Chicago Slang: How to Talk Like a Local



Photo Credit.

Now before you get all huffy and puffy, we aren’t trying to make you lose your identity or anything… just trying to help you get to know the local lingo! If you want to sound like you’re a Chicago pro, here’s a brief description of some essentials.

The Chicago accent — Ok, so for many this doesn’t need explaining, but let’s clear the air on what exactly the Chicago accent is. The most important is the long “a”. We say Chic(aaaa)go, not Chic(ah)go. We say paj(aaaa)mas, not paj(ah)mas. It’s annoying, but we love it, and mostly can’t help it. We also like to hiss the “s” at the end of words and pronounce “th” like a “d.” (Though this tends to be a South Side staple.) Ever heard of Da bearsss? For a great example of a thick Chicago accent that could only belong to legendary coach Mike Ditka or my high school Drivers Ed teacher, check out this old SNL skit.

The city — Anyone from Chicago, city or suburbs, refers to Chicago as “the city,” not Chicago. Oh you are going to xyz? Is it in the city? Or say you have spent a relaxing weekend at your friends lake house (I guess this is another one, generally Chicagoans refer to their summer homes as their lake houses, instead of cottages or summer homes) in Lake Geneva. When it is time to leave you would say, ok I’m going to head back to the city. This also probably stems from the large amount of suburban influx the city gets on the weekend, as well as most people from Illinois claiming to be from Chicago, even if they are from Peoria or Crystal Lake. The distinction between city and everything else is important.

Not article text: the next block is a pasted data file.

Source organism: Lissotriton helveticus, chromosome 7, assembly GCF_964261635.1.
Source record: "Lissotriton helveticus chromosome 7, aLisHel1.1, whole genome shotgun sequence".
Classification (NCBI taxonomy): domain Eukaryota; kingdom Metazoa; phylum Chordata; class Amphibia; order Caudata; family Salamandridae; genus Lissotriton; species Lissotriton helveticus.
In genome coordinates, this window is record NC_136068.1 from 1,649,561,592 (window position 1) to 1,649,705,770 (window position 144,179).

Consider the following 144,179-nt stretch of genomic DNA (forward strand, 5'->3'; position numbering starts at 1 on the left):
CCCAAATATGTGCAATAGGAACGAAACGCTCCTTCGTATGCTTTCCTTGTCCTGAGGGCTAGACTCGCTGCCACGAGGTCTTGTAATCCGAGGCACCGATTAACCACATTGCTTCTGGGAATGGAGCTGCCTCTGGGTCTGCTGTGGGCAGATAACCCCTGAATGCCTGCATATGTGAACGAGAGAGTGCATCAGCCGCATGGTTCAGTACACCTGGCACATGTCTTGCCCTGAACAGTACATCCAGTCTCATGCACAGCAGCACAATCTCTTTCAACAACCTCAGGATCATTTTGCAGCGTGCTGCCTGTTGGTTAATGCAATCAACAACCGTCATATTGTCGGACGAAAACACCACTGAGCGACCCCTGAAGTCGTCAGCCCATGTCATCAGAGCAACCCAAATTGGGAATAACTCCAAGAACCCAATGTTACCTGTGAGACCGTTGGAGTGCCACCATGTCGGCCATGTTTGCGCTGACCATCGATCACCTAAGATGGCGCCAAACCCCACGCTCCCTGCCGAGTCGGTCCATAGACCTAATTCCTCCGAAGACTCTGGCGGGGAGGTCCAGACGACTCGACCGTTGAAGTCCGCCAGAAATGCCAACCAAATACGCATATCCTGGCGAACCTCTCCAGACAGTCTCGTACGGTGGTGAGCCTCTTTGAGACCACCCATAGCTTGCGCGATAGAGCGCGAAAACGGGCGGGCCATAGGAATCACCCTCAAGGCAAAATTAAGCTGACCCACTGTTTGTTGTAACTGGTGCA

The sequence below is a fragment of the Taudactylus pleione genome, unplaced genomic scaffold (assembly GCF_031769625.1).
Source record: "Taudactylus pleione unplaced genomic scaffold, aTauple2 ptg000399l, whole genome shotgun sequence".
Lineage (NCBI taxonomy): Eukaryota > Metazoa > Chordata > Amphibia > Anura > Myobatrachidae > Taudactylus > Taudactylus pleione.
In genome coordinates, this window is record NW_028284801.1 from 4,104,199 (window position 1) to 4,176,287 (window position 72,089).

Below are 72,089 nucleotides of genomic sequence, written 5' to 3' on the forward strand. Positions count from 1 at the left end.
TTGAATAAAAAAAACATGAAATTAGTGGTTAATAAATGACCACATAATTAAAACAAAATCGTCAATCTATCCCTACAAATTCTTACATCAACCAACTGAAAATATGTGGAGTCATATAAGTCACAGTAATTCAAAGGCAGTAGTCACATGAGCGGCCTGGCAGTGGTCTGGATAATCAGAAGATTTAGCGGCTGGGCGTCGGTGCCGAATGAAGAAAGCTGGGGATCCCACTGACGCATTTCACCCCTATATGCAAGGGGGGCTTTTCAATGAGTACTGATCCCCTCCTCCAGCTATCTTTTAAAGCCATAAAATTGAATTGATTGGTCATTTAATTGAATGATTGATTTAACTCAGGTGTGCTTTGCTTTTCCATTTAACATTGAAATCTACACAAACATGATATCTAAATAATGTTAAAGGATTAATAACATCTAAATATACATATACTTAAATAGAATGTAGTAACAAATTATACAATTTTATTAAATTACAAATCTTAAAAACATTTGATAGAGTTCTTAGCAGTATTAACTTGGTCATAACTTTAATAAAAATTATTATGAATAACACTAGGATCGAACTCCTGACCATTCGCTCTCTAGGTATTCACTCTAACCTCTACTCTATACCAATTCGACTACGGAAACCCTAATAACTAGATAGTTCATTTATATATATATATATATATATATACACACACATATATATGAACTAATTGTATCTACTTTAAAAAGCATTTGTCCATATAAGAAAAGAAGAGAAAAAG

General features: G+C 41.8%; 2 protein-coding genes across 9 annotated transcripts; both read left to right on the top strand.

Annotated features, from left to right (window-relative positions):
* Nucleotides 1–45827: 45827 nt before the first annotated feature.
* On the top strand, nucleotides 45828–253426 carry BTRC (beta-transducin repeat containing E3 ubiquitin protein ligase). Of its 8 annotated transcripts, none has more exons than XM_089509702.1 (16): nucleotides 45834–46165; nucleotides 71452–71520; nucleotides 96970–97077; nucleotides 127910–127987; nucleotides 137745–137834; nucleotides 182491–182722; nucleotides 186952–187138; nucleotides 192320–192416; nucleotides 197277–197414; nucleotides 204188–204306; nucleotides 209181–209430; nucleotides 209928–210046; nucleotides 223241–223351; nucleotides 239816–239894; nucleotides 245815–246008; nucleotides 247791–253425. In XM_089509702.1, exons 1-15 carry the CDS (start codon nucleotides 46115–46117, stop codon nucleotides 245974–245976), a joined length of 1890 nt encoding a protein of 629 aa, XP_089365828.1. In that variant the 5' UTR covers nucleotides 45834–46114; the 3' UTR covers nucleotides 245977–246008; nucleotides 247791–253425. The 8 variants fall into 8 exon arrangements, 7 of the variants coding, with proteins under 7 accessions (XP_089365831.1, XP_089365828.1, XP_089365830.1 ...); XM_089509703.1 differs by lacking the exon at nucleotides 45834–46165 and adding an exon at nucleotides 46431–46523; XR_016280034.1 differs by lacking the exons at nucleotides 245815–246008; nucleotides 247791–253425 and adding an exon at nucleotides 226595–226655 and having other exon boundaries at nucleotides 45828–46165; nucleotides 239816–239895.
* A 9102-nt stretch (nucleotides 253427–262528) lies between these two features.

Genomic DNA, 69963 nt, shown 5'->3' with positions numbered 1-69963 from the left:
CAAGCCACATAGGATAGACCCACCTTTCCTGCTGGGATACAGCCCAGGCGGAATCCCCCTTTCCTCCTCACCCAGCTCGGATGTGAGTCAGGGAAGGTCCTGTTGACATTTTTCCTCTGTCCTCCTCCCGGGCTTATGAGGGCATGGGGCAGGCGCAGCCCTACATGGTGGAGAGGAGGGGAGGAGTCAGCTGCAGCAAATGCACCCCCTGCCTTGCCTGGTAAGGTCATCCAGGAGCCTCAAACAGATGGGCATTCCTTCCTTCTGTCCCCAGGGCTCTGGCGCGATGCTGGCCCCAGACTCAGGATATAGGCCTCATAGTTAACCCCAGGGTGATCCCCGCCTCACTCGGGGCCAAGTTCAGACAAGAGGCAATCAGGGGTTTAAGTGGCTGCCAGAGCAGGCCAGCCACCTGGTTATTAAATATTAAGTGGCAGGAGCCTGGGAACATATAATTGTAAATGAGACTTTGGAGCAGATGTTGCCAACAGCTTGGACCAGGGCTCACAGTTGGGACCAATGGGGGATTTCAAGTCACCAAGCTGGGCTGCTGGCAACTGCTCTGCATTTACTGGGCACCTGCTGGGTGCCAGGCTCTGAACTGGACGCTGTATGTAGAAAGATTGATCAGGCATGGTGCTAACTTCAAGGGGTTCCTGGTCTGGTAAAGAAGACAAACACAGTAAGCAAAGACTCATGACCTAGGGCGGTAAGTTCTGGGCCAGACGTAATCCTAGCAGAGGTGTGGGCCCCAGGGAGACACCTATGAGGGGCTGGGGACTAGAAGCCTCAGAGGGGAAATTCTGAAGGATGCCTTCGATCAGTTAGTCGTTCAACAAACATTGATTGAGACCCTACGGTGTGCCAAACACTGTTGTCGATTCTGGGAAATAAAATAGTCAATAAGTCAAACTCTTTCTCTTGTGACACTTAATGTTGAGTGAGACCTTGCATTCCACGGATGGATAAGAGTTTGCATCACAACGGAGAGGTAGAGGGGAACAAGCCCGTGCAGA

Pop — It’s pop, not soda. No explanation needed.

Grammar/grade school — Most people who grew up in the city went to one school for kindergarten to 8th grade, so therefore they refer to their pre-teenage education as either grammar or grade school. There is no middle school and junior high.

Gym shoes — Not sure where this one comes from, but we generally refer to tennis shoes or sneakers as gym shoes. I suppose because we use them in a gym? Just, please don’t say sneakers… it sounds so… dorky.

The L — The L is Chicago’s citywide subway system, though most of it is above ground. The train refers to the Metra commuter rail. Don’t confuse ’em.

Expressways — Highways and freeways are referred to as the expressway. The term tollway is used when referring to expressways with tolls. More often than not when discussing a specific route people will refer to what they are taking by its exact name, and not even a number, like I’m taking the Edens (instead of saying I-94 North). See Driving in Chicago for more information on that.

LSD — The abbreviation for Lake Shore Drive. Not the drug. Do not get this confused if someone asks you to take LSD to the party.

Cash Machine — We use this interchangeably with the acronym ATM.

Distances — while we are on the subject of getting places, Chicagoans generally refer to distances in terms of minutes, and will generally claim almost everything is 15 or 20 minutes away. No mile talk here.

So, there you have it. Pick up on a few of these and you’ll be speaking like a local in no time. That is, unless you’re from South Boston. Then we can’t help you.

Tessa McLean

About Tessa McLean